"I've heard of that story but I haven't really heard of anything within the Westfield atmosphere here," one Glenfield retailer said. "I've only heard it online."
The US Homeland Security Department said today NZT it was unaware of any specific plot against American shopping malls.
Former Somali cabinet minister Abdisaid Ali alleged in 2008 that New Zealand business were among those funding extremists in Somalia, of which al-Shebab was by far the most prominent group.
In May 2013, Wellington man Adam Deer's account was closed following concerns it was being used to launder money or finance terrorism, Fairfax reported.
Mr Deer, who arrived here from Somalia around late 2009, steadfastly denied any wrongdoing and said the money was being sent to his poor mother and other relatives at risk of starvation.
The Wellington Somali Council could not immediately be reached for comment, but Somalians in New Zealand have previously voiced safety concerns when members of the diaspora here were the subjects of adverse publicity.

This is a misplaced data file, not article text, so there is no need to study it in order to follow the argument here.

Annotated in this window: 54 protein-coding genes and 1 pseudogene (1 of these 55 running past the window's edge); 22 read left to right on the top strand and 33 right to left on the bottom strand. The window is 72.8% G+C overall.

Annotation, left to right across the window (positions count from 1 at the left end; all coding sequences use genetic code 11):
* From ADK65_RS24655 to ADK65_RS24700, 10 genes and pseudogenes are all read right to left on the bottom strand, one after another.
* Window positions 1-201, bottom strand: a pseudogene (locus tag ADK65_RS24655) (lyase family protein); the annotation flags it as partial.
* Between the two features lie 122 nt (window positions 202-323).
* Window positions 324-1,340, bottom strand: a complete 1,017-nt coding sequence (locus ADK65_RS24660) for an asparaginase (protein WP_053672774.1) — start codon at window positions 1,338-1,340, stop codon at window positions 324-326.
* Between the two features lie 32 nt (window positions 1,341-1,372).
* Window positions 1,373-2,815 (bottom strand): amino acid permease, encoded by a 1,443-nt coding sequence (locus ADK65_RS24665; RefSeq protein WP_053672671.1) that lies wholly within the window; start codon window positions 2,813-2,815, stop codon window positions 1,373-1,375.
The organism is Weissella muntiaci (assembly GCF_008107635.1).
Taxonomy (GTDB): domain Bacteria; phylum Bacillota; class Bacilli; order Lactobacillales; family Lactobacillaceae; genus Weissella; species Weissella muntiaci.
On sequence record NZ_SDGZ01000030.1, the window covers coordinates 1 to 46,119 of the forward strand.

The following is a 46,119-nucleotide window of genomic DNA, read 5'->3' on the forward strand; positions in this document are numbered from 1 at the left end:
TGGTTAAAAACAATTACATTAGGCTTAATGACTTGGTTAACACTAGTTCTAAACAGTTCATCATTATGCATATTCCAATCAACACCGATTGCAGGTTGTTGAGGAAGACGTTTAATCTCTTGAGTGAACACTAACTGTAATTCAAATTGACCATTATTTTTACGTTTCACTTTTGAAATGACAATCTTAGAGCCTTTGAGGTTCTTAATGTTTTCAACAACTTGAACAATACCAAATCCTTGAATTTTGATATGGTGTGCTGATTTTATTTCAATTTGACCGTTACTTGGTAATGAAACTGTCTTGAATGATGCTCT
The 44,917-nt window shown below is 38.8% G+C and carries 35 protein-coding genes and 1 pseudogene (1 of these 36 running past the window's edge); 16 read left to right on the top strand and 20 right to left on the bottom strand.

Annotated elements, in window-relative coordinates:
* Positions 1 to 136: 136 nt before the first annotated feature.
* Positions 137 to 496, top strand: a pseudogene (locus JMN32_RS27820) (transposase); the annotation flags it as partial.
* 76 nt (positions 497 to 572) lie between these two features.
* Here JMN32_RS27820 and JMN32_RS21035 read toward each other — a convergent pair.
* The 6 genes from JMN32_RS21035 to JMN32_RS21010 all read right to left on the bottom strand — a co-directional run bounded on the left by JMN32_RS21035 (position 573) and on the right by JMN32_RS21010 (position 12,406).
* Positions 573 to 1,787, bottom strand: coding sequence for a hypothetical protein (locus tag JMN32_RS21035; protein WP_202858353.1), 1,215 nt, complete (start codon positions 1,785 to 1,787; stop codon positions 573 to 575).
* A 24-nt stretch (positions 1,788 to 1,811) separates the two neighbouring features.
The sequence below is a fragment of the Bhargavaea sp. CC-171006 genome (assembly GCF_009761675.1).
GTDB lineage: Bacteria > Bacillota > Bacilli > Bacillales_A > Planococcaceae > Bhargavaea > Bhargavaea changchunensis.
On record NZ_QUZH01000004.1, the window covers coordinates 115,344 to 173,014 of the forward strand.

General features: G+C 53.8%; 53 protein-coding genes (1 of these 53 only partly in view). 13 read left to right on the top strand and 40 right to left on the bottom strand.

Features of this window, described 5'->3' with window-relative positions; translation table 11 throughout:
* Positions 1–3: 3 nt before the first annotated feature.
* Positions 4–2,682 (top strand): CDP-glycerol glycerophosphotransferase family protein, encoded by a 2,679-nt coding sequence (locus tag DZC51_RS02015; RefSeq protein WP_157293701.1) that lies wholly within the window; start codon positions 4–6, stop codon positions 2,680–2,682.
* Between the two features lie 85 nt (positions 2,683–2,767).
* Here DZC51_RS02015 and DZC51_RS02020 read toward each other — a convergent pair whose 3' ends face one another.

The US Department of State has said al-Shebab had stolen money from diaspora donors intended for humanitarian purposes.
The New Zealand Government has designated al-Shebab as a terrorist entity, one of 19 such groups.
The group was linked to al-Qaeda and desired the creation of a fundamentalist Islamic state in Somalia, according to the Council on Foreign Relations (CFR), a nonprofit think-tank based in Washington DC.
The group withered in recent years after a prolonged African Union campaign but remained a threat to peace in other countries, the think-tank added.